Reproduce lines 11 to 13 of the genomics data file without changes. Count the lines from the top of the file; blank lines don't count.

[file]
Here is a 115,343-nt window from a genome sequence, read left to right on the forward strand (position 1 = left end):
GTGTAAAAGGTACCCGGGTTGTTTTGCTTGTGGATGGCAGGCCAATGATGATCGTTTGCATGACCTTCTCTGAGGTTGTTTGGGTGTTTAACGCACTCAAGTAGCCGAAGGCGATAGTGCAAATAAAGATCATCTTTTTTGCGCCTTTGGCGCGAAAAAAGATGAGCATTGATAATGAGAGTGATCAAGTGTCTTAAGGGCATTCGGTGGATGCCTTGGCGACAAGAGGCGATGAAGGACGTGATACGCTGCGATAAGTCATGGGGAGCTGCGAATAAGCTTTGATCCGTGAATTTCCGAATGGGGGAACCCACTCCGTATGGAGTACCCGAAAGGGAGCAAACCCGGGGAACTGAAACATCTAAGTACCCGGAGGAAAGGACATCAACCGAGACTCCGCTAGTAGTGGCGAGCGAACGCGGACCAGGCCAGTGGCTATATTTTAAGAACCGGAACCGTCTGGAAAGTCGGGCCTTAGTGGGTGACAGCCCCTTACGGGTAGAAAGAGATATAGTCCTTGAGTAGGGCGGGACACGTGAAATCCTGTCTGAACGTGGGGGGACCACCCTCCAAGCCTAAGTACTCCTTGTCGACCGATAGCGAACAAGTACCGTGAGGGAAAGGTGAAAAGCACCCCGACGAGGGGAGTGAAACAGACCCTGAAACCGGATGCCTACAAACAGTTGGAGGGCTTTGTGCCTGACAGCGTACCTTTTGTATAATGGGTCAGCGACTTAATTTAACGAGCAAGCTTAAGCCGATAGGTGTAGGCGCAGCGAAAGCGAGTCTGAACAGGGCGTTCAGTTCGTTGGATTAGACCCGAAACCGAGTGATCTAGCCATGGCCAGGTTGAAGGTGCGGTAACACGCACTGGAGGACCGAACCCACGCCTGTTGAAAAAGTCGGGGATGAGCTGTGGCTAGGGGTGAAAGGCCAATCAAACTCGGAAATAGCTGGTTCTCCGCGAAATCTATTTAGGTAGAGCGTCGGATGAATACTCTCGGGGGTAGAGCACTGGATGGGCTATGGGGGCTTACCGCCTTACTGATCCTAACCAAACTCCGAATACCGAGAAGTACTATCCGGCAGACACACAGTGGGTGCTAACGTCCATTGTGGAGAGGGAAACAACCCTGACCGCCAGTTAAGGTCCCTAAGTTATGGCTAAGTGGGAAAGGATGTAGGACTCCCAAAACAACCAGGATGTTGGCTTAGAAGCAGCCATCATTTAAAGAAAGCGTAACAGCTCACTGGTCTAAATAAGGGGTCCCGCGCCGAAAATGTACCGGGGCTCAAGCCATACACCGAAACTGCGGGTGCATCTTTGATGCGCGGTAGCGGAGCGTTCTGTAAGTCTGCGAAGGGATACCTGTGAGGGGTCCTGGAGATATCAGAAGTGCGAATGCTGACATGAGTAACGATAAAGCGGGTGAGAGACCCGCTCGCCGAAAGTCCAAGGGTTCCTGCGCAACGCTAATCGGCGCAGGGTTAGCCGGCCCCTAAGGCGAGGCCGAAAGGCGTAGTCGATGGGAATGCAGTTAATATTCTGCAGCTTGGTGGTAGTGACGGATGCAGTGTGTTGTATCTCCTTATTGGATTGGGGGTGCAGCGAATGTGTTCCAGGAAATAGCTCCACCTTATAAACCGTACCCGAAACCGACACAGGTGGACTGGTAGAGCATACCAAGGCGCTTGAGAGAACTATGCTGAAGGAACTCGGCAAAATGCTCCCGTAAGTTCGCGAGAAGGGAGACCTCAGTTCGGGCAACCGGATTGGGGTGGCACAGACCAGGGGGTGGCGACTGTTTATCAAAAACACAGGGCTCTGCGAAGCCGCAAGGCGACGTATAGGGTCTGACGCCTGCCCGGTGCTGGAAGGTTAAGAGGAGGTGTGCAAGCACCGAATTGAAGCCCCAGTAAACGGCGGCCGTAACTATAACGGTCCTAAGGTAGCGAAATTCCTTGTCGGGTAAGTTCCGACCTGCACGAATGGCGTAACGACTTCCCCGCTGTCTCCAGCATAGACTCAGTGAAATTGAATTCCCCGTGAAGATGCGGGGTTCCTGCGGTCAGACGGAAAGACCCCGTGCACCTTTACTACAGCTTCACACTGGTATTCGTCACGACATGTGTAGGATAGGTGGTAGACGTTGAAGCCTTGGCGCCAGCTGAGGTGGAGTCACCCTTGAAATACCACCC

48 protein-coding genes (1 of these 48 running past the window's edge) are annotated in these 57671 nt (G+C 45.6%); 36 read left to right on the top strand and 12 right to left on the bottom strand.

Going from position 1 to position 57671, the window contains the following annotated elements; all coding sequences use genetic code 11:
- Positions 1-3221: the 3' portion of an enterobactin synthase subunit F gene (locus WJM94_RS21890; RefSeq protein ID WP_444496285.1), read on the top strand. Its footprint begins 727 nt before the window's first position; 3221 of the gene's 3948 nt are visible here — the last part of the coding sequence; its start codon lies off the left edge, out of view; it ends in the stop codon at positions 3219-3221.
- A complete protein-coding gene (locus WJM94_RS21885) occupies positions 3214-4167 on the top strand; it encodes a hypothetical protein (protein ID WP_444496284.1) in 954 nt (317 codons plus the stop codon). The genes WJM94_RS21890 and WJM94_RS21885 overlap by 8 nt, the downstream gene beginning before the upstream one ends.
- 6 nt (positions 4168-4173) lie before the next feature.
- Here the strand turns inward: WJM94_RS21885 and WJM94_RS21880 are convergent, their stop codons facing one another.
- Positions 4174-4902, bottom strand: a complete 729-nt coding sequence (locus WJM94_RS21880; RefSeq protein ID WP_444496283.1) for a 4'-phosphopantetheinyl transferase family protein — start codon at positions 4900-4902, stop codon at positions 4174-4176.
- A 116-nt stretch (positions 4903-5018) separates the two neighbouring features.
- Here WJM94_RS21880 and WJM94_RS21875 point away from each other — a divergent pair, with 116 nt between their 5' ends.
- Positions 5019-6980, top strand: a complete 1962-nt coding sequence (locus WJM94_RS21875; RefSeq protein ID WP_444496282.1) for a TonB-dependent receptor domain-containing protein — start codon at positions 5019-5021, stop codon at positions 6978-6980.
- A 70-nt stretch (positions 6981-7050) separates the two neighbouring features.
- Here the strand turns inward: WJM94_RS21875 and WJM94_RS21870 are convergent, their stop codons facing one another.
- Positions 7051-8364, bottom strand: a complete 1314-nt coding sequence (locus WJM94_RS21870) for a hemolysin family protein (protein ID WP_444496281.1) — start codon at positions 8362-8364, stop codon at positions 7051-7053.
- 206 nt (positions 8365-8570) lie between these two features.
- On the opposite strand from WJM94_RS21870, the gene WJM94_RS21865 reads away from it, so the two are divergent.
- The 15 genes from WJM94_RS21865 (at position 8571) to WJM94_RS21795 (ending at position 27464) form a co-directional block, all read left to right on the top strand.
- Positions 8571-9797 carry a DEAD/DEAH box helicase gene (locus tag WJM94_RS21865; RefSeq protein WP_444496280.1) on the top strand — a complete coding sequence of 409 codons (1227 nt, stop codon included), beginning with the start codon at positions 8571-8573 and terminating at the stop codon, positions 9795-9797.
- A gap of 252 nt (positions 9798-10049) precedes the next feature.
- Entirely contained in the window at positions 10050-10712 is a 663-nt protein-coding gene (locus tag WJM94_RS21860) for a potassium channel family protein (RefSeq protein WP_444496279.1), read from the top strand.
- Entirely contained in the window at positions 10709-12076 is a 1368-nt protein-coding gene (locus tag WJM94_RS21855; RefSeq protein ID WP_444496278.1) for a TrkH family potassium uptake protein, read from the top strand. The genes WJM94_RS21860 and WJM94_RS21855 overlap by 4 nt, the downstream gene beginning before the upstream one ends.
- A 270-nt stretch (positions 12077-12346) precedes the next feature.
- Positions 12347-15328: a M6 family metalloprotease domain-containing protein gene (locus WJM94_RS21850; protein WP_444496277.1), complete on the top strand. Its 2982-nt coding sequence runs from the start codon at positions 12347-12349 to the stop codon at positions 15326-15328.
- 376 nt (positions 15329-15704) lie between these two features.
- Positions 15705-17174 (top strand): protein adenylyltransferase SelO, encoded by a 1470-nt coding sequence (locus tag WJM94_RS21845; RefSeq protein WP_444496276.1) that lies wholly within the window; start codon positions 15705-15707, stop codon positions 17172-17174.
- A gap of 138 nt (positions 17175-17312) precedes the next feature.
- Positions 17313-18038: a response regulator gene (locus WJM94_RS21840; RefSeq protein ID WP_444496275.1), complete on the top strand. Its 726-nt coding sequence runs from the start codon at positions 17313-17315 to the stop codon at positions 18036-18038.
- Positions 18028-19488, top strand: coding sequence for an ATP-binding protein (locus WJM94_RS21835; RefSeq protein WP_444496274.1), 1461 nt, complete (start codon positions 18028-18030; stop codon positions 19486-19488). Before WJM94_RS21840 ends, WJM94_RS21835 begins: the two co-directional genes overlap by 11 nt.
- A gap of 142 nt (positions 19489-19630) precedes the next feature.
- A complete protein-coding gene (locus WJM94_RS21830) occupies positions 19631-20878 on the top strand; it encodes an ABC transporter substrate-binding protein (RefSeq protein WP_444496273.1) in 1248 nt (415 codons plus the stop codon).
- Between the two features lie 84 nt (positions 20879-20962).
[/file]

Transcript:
- Here WJM94_RS21880 and WJM94_RS21875 point away from each other — a divergent pair, with 116 nt between their 5' ends.
- Positions 5019-6980, top strand: a complete 1962-nt coding sequence (locus WJM94_RS21875; RefSeq protein ID WP_444496282.1) for a TonB-dependent receptor domain-containing protein — start codon at positions 5019-5021, stop codon at positions 6978-6980.
- A 70-nt stretch (positions 6981-7050) separates the two neighbouring features.